We have to point out these laws of nature are based on individualistic considerations. They are laws of nature governing every individual and the social and political facts are only the consequences of this first principle. The second remark is that they are deeply anti-historical. If these laws of nature are the basic covenant of all human commonwealths, if respecting or implementing the covenant is the only basis for justice and finally if “the laws of justice are eternal,” meaning the laws that are devised in application and continuation of the twenty laws of nature, the very essence of any covenant which is the only basis for justice, then there is no possible historical change, which is absurd. He even goes further and declares that “the science of these laws is true moral philosophy.” Such laws are not a science. They are only his own reasoning, hence at best a theory. True enough we are dealing with ethics and nothing else but ethics are not and cannot be “true” because they depend on too many personal choices that have nothing to do with truth, except that they are true at one particular moment in one particular situation for one particular person. And even when one of these ethical elements has been instated as a basic human right, for example the right to enter a same sex alliance, marriage or not, no one is forced to do it: it is a basic human right for those who choose to implement it for themselves. In other words gay marriage is not becoming compulsory for everyone just because it is considered today as a basic human right. Note in the same way that plain marriage of any type is not compulsory either though it is a basic human right.
Then his discussion of “liberty” reveals a lot about his own philosophy.
1- For him liberty is purely individualistic.
2- For him liberty is defined negatively: absence of opposition, “not hindered to do what he has a will to do.” Note here the “he” pronoun is also very meaningful: he does not consider women, just as he does not consider blacks (who are slaves in the colonies), or Indians (who are being slaughtered already in the colonies) or even the Irish who are being ruthlessly colonized) and probably a few more like all Catholics, Muslims, Buddhists, Hindus.
3- For him it is based on the fear of the law as the incentive to liberty, since liberty and necessity are consistent and here comes his basic religious fundamentalism: man has to do what God wants him to do and man has not to do what God does not want him to do, and beyond these two obligations (to do and not to do) man can and may do what is not covered or included.
4- When he is dealing with the “liberty of subjects” he does not see the contradiction between “liberty” and “subject” (someone who is subjected to another, who submits to the authority of another), even when he asserts “the liberty of sovereigns.” The only important liberty he asserts is the liberty for any man to defend his own body and body’s integrity. This is the Habeas Corpus principle that will only be passed in Parliament in 1679. For him the liberty of subjects is in the silence of the law. This asserts the power of Judicature. This is the premise of what will become with Montesquieu judicial power. But he does not understand how it works: you are tried in a first level lower court. You can then appeal to an appeal court. You can finally appeal to some “supreme court” (House of Lords in England, Supreme Court in the USA) and their decision will edict a total ban on one activity, a total freedom to practice it, or an in-between regulated practice. The best example is abortion and how the US Supreme Court made history for the fifty states by ruling on an attempt to reduce the right to abort for women in Texas. (SUPREME COURT OF THE UNITED STATES, Syllabus: WHOLE WOMAN’S HEALTH ET AL. v. HELLERSTEDT, COMMISSIONER, TEXAS DEPARTMENT OF STATE HEALTH SERVICES, ET AL, CERTIORARI TO THE UNITED STATES COURT OF APPEALS FOR THE FIFTH CIRCUIT No. 15–274, Argued March 2, 2016—Decided June 27, 2016. https://www.supremecourt.gov/opinions/15pdf/15-274_p8k0.pdf, accessed August 19, 2016)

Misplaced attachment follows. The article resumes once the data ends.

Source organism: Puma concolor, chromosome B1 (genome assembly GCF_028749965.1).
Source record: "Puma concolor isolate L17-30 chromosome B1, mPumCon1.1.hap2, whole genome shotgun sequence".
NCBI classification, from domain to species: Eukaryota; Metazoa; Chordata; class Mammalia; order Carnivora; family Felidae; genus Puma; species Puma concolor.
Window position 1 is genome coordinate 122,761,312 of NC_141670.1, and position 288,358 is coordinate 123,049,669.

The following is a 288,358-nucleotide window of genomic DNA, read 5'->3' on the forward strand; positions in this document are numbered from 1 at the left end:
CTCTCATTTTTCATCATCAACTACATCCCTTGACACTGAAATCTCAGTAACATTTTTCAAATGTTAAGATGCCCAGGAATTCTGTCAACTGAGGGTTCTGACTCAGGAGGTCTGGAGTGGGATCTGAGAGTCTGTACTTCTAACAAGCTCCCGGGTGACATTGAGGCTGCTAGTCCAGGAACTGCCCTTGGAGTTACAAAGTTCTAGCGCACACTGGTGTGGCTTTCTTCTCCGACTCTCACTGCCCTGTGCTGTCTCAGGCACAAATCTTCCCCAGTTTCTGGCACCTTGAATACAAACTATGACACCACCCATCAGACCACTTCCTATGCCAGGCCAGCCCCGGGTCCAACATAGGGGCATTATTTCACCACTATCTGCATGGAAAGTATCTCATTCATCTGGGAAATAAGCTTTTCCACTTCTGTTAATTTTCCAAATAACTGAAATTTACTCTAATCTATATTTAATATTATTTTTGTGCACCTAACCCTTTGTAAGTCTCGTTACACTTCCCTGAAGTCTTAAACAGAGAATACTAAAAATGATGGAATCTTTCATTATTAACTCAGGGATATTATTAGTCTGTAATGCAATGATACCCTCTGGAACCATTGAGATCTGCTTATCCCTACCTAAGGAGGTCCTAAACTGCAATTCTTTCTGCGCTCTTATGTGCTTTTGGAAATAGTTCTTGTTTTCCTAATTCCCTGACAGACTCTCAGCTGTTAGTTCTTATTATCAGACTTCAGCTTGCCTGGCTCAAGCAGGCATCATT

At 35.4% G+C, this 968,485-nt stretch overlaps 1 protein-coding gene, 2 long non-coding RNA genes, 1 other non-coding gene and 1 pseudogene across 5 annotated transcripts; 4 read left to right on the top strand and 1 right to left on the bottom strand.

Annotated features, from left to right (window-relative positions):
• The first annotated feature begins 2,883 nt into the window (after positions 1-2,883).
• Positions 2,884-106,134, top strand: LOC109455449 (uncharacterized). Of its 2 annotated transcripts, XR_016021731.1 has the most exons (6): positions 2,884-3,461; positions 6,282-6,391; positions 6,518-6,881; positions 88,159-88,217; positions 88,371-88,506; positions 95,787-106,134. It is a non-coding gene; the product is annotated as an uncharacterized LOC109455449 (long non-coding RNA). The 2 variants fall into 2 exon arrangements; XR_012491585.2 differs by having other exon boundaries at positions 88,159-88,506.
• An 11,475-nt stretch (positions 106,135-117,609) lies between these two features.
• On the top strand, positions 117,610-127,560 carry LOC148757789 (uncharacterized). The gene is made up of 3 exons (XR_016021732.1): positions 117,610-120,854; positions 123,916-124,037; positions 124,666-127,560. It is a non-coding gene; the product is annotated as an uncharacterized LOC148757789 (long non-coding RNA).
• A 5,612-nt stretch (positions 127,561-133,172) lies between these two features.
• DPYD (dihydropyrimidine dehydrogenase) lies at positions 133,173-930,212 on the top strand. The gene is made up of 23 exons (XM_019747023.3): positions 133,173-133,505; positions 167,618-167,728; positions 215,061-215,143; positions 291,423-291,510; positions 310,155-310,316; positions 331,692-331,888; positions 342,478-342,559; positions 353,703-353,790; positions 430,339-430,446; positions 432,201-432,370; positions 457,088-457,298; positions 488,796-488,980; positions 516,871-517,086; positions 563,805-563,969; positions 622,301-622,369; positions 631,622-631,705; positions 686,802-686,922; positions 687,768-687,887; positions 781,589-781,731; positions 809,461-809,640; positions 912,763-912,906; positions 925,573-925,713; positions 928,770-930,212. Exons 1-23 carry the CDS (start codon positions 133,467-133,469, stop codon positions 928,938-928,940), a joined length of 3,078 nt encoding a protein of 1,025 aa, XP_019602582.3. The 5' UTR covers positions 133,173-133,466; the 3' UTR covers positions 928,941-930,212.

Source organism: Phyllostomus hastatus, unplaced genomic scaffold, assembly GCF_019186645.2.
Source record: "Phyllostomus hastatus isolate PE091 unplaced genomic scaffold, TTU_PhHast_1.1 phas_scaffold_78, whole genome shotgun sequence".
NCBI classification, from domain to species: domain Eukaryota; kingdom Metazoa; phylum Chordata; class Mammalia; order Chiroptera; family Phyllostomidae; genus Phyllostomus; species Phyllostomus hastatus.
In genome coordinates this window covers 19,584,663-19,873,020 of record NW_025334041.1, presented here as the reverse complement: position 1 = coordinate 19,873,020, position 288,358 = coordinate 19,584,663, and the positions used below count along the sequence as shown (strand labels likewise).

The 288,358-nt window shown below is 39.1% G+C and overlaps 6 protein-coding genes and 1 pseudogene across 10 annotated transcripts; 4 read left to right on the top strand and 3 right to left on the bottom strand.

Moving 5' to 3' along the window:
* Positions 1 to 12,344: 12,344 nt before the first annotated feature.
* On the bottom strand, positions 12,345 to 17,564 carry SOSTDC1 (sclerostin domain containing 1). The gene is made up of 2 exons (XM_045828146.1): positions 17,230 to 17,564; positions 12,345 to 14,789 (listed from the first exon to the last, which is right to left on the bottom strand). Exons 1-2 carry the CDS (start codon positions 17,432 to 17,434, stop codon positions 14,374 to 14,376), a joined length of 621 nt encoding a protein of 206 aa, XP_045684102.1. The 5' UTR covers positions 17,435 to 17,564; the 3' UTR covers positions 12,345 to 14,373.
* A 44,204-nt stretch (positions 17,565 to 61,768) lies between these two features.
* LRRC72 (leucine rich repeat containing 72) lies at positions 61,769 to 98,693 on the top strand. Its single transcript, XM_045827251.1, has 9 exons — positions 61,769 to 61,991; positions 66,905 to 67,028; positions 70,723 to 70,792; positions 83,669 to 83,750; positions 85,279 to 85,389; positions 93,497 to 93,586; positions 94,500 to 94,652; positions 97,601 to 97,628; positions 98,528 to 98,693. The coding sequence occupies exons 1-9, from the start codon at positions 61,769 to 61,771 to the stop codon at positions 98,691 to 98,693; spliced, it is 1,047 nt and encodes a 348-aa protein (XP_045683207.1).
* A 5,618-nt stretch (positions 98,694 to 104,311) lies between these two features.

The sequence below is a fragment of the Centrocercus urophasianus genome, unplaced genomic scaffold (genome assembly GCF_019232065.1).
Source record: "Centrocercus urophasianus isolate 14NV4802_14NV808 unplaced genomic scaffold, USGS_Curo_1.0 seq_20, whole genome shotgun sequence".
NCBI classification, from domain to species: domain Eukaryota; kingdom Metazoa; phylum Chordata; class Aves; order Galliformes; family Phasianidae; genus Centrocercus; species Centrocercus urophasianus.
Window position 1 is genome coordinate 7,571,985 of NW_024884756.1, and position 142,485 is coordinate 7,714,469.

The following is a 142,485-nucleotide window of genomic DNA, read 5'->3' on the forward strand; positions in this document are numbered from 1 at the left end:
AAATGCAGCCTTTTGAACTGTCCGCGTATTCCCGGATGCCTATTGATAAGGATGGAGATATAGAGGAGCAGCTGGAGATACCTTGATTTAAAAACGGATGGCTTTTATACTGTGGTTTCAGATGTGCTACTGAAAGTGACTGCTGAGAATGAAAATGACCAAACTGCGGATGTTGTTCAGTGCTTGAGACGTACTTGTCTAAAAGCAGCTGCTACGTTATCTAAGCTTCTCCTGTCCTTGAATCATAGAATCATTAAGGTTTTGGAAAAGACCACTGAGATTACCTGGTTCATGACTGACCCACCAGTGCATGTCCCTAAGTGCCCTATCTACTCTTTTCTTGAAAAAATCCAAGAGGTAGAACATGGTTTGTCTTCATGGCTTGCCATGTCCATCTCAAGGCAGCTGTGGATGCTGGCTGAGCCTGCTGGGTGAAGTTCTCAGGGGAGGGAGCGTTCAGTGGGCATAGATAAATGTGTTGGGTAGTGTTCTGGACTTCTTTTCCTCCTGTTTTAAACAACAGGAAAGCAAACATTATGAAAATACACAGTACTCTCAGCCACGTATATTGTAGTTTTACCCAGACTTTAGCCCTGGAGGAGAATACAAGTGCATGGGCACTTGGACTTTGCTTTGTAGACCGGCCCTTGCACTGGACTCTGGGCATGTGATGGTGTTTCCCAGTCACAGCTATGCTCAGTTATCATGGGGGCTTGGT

5- He concludes his book with a call for leniency from the Censors since “there is nothing in this whole Discourse, as far as I can perceive, contrary either to the Word of God, or to good Manners; or to the disturbance of the Publique Tranquillity. Therefore I think it may be profitably printed, and more profitably taught in the Universities.”
This book then is essential to prove the historicity of such concepts as “liberty,” “common-wealth,” including those I did not consider like “democracy,” “monarchy,” “aristocracy,” tyranny,” and “oligarchy” in the direct political field. In England per se we can see that some principles are becoming established: distance from the purely fundamentalist religious approach, the idea that any state organization and social organization are the results of covenants (what J.J. Rousseau will call one century later “social contracts”), the idea that any covenant is the result of some general historical rules that govern the survival of the human species, of any human group and of any human individual, and finally the idea that all human activities are governed by the ability of man to speak, communicate, imagine and create crafts, arts, and sciences. We could add religion that probably came as belief in the supernatural and in a higher level of determinism as soon as Homo Sapiens developed language that enabled him to start his trip on the road to conceptualization.
We are, within this Puritan Common-wealth, at a real round about in history. There are several roads emerging in front of us and choices are both free and determined by the context.
Dr Jacques COULARDEAU